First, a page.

Very Mary Kate Provides A Scathingly Funny Satire

If I were going to start my own awards show, I’d call it the Well-Played Awards, and it’d celebrate all the random and creative web series that, regardless of financial or viral success, have delighted me over the previous twelve months. And this year an early contender for a 2010 Player trophy has already emerged, so I must say: Well-played, Very Mary-Kate. Well-played.

Created by Elaine Carroll, a New York-based actor/writer (who in a blonde wig is a dead ringer for Amy Poehler), Very Mary-Kate frames itself as the unauthorized biography of Mary-Kate Olsen, the former child star and famous twin who attended NYU, picks up the odd acting role and is occasionally photographed on the streets of New York dressed like a bag lady. Carroll’s portrayal of Olsen takes these factors and expands on them, creating a character who’s a weak-yet-demanding kitten obsessed with calories, abusing her bodyguard and getting her hands on the good drugs.

Suffice it to say that the Valley-girl-transplanted-to-SoHo portrayal is thus incredibly harsh, but unless you’re actually Mary-Kate Olsen, I defy you not to laugh. Production values are low and the sound quality is less than impressive, but the informal nature of the videos work, and the tightly-paced episodes fit a whole lot of painfully funny jokes into just one minute. The exchanges between her and her bodyguard are especially funny thanks to his defeated nature — the pair make for a truly engaging odd couple.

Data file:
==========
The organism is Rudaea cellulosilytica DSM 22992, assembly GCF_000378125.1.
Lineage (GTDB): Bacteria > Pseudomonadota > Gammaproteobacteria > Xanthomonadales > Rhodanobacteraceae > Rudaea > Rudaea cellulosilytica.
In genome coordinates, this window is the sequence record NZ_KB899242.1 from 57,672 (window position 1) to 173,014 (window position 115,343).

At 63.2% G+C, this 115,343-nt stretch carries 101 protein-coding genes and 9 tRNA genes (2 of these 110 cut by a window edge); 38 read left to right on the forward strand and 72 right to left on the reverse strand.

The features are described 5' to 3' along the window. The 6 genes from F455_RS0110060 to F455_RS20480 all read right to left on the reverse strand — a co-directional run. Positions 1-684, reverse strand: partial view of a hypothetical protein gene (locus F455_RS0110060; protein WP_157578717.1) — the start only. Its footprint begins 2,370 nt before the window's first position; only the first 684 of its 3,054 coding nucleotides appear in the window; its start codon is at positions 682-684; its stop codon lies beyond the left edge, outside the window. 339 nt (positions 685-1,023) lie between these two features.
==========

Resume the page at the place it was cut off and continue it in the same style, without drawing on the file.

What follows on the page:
Accompanying the show is a @VeryMaryKate Twitter account (which has been running since April 2009), which provides no shortage of great one-liners and increases the show’s social networking component; Carroll’s command of the character even in text form is complete. The only major fault I find with Very Mary-Kate, in fact, is the lack of any release strategy — the first three episodes premiered on Vimeo nine days ago, and there are no details available about when more might be coming. The Well-Played Awards demand a little more effort, Ms. Carroll. Or at the very least a fourth episode.

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